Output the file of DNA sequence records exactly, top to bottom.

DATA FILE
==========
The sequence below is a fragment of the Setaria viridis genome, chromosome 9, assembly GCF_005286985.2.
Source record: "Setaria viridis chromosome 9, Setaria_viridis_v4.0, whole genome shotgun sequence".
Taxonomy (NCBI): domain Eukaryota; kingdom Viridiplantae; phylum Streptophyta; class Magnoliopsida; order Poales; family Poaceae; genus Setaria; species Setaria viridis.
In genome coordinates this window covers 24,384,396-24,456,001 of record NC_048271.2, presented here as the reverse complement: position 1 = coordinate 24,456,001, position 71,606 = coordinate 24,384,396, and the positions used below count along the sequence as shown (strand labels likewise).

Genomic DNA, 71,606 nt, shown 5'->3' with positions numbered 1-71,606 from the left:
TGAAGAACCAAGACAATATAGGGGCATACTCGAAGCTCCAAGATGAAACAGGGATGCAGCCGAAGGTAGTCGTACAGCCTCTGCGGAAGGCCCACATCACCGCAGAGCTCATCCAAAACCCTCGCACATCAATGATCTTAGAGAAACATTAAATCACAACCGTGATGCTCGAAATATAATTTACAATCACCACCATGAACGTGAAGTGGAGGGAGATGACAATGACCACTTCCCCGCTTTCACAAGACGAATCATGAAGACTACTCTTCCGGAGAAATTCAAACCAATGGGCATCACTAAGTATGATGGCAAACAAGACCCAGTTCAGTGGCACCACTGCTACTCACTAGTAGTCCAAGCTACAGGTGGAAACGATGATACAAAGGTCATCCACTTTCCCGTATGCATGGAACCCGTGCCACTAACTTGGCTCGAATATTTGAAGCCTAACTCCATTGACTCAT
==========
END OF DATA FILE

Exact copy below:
The sequence below is a fragment of the Setaria viridis genome, chromosome 9, assembly GCF_005286985.2.
Source record: "Setaria viridis chromosome 9, Setaria_viridis_v4.0, whole genome shotgun sequence".
Taxonomy (NCBI): domain Eukaryota; kingdom Viridiplantae; phylum Streptophyta; class Magnoliopsida; order Poales; family Poaceae; genus Setaria; species Setaria viridis.
In genome coordinates this window covers 24,384,396-24,456,001 of record NC_048271.2, presented here as the reverse complement: position 1 = coordinate 24,456,001, position 71,606 = coordinate 24,384,396, and the positions used below count along the sequence as shown (strand labels likewise).

Genomic DNA, 71,606 nt, shown 5'->3' with positions numbered 1-71,606 from the left:
TGAAGAACCAAGACAATATAGGGGCATACTCGAAGCTCCAAGATGAAACAGGGATGCAGCCGAAGGTAGTCGTACAGCCTCTGCGGAAGGCCCACATCACCGCAGAGCTCATCCAAAACCCTCGCACATCAATGATCTTAGAGAAACATTAAATCACAACCGTGATGCTCGAAATATAATTTACAATCACCACCATGAACGTGAAGTGGAGGGAGATGACAATGACCACTTCCCCGCTTTCACAAGACGAATCATGAAGACTACTCTTCCGGAGAAATTCAAACCAATGGGCATCACTAAGTATGATGGCAAACAAGACCCAGTTCAGTGGCACCACTGCTACTCACTAGTAGTCCAAGCTACAGGTGGAAACGATGATACAAAGGTCATCCACTTTCCCGTATGCATGGAACCCGTGCCACTAACTTGGCTCGAATATTTGAAGCCTAACTCCATTGACTCAT